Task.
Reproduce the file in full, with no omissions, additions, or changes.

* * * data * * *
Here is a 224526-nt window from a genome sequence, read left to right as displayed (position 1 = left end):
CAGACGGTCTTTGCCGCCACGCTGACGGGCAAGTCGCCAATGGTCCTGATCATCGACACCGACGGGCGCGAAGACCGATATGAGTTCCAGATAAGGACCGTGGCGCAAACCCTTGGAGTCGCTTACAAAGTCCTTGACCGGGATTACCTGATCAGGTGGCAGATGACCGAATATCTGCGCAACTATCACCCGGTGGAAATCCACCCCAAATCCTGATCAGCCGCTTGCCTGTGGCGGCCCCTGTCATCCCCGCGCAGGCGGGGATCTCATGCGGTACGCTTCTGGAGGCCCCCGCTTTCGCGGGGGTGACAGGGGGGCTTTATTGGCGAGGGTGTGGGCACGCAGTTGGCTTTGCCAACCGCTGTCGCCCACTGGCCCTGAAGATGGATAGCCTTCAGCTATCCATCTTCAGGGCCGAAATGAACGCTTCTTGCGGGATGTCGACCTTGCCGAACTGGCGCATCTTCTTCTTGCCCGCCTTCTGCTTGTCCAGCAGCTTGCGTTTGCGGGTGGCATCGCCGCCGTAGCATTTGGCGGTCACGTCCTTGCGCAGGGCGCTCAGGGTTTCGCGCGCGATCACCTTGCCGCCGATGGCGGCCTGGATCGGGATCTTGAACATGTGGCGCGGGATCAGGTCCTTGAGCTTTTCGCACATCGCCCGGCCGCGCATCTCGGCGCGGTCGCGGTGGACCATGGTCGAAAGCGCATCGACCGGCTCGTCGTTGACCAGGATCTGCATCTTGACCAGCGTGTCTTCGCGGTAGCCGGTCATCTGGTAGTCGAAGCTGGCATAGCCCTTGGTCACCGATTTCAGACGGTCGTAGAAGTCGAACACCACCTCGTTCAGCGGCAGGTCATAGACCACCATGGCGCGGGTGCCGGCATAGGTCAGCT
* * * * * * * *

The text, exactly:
Here is a 224526-nt window from a genome sequence, read left to right as displayed (position 1 = left end):
CAGACGGTCTTTGCCGCCACGCTGACGGGCAAGTCGCCAATGGTCCTGATCATCGACACCGACGGGCGCGAAGACCGATATGAGTTCCAGATAAGGACCGTGGCGCAAACCCTTGGAGTCGCTTACAAAGTCCTTGACCGGGATTACCTGATCAGGTGGCAGATGACCGAATATCTGCGCAACTATCACCCGGTGGAAATCCACCCCAAATCCTGATCAGCCGCTTGCCTGTGGCGGCCCCTGTCATCCCCGCGCAGGCGGGGATCTCATGCGGTACGCTTCTGGAGGCCCCCGCTTTCGCGGGGGTGACAGGGGGGCTTTATTGGCGAGGGTGTGGGCACGCAGTTGGCTTTGCCAACCGCTGTCGCCCACTGGCCCTGAAGATGGATAGCCTTCAGCTATCCATCTTCAGGGCCGAAATGAACGCTTCTTGCGGGATGTCGACCTTGCCGAACTGGCGCATCTTCTTCTTGCCCGCCTTCTGCTTGTCCAGCAGCTTGCGTTTGCGGGTGGCATCGCCGCCGTAGCATTTGGCGGTCACGTCCTTGCGCAGGGCGCTCAGGGTTTCGCGCGCGATCACCTTGCCGCCGATGGCGGCCTGGATCGGGATCTTGAACATGTGGCGCGGGATCAGGTCCTTGAGCTTTTCGCACATCGCCCGGCCGCGCATCTCGGCGCGGTCGCGGTGGACCATGGTCGAAAGCGCATCGACCGGCTCGTCGTTGACCAGGATCTGCATCTTGACCAGCGTGTCTTCGCGGTAGCCGGTCATCTGGTAGTCGAAGCTGGCATAGCCCTTGGTCACCGATTTCAGACGGTCGTAGAAGTCGAACACCACCTCGTTCAGCGGCAGGTCATAGACCACCATGGCGCGGGTGCCGGCATAGGTCAGCT